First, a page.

IRS officials said Tuesday, more than 14,700 U.S. taxpayers disclosed billions in offshore bank accounts in 70 countries. That was possible under a voluntary Internal Revenue Service program allowing most to avoid criminal prosecution as long as they pay what they owe.
A flood of people came forward in the last days before the amnesty program expired Oct. 15, IRS Commissioner Doug Shulman said. The final total far surpasses the number who disclose offshore accounts in a typical year — about 100 — and comes amid a broad U.S. crackdown on international tax evasion at Swiss bank UBS AG and other institutions.
"To put it simply, this is a historic milestone for the nation's hardworking taxpayers," Shulman said in a conference call from Washington.
The total in taxes, interest and penalties collected from those in the voluntary disclosure program will be in the "billions of dollars," Shulman said. The disclosures involved accounts on every continent but Antarctica.
Taxpayers flocked to the amnesty program after the U.S. reached an agreement in August with the Swiss government and UBS to obtain names of 4,450 U.S. taxpayers believed to be hiding assets in secret bank accounts. Earlier this year, UBS paid a $780 million penalty under a deferred prosecution agreement filed in a Florida federal court that included disclosure of an additional 150 names, The Associated Press reports.
It was also reported, the Internal Revenue Service on Tuesday made public a document it gave the Swiss government earlier this year to help it track down tax evaders. Part of a deal in which the Swiss are to hand over 4,450 UBS AG (UBS) account holder names, it details what to look for--including "a scheme of lies"--when digging for tax fraud.
Still, the document probably won't make a big difference to anyone with an unreported account at this point, tax lawyers say. Americans who have not yet stepped forward to disclose an account at any Swiss bank "know they are doing something wrong, and given the events of 2009, it's unbelievably unlikely that the IRS won't find them," says Asher Rubinstein, a partner at law firm Rubinstein & Rubinstein, LLP.
The momentum, he adds, is "clearly in the IRS favor."
IRS Commissioner Doug Shulman, on a call with reporters, called the document a "critical component" of the agreement with Switzerland, which was forged last summer. It has helped tax authorities home in on accounts in three areas of particular interest: those that represent the most egregious examples of tax evasion; those that would have been especially hard for U.S. authorities to discover, and--last but not least--the biggest accounts, The Wall Street Journal reports.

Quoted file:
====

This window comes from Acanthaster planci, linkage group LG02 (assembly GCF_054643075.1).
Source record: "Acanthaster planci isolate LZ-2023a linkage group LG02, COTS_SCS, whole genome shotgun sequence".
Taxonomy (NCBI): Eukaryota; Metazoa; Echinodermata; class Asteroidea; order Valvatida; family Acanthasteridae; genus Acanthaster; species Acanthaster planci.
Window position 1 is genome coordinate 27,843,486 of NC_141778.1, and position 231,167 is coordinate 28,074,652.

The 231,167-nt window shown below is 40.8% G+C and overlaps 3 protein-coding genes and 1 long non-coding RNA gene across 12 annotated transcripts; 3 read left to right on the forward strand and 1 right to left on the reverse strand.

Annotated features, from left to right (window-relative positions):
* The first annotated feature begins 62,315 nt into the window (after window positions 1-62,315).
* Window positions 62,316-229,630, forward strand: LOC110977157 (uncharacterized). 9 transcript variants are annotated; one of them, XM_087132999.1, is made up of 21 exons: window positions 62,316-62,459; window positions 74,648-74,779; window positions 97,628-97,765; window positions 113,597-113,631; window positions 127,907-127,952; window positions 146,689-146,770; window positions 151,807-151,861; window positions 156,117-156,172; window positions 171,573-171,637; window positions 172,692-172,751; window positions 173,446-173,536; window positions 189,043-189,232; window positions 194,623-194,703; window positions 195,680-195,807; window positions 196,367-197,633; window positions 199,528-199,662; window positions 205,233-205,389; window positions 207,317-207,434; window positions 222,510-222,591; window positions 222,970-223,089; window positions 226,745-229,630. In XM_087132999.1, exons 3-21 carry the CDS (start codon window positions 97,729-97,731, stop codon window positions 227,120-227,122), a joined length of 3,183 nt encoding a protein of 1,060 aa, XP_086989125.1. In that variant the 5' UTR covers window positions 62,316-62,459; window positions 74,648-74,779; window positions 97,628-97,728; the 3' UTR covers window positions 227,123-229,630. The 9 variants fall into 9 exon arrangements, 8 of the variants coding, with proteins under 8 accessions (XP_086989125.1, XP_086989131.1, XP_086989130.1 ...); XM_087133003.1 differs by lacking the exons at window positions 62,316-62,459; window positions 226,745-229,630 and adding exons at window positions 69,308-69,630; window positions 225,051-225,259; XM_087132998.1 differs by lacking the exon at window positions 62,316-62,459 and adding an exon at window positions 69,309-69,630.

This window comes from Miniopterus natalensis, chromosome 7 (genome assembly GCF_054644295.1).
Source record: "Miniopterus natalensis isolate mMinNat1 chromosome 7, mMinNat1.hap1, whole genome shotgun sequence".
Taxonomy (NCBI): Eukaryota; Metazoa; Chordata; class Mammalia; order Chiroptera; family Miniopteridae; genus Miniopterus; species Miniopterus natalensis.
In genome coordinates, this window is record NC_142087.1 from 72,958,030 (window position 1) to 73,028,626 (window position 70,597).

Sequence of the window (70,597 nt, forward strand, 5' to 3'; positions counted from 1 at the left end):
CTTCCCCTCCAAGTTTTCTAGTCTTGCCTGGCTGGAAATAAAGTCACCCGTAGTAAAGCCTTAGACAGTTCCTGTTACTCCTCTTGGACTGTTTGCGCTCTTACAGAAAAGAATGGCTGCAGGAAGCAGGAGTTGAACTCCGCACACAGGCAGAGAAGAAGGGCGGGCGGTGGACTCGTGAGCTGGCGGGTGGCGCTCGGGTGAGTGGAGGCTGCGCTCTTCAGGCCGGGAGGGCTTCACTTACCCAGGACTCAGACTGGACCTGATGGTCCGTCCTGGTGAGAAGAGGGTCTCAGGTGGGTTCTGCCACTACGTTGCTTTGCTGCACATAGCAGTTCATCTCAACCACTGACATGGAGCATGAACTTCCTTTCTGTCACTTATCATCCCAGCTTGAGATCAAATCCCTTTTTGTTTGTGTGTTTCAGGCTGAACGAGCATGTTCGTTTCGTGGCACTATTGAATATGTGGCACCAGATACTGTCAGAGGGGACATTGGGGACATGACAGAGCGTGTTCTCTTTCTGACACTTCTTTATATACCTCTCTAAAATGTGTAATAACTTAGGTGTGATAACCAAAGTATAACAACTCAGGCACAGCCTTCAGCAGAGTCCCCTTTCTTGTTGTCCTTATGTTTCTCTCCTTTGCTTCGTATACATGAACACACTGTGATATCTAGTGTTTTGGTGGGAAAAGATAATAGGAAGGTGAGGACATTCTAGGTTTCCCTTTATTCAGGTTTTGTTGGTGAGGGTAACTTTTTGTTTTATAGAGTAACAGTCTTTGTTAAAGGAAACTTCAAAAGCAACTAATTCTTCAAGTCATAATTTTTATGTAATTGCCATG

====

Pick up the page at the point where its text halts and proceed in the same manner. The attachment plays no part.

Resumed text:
Meanwhile, the criteria for granting assistance state that where there is a reasonable suspicion of "tax fraud or the like," the agreement covers "U.S. domiciled clients of UBS, who directly held undisclosed custody accounts and banking deposit accounts in excess of 1 million Swiss francs ($992,600), at any point in time between 2001 and 2008."
It also covers "U.S. persons, irrespective of their domicile, who beneficially owned offshore company accounts, established or maintained between 2001 and 2008," when there is a reasonable suspicion of "tax-fraud or the like."
In both categories, further investigations are underway to establish whether tax fraud has been committed, the Swiss justice ministry said.
The term tax fraud, as defined in the agreement, extends to fraudulent conduct -- such as the construction of a scheme of lies, or the submission of incorrect or false documents -- that might result in the concealment of assets and the underreporting of income.
Where such conduct is established, the qualifying threshold is lowered to include holders of accounts containing assets of CHF250,000, the Swiss Justice Ministry said.
In addition, accounts that generated, on average, revenue of more than CHF100,000 a year for a period of at least three years, may also be reported to U.S. authorities, The Wall Street Journal reports.
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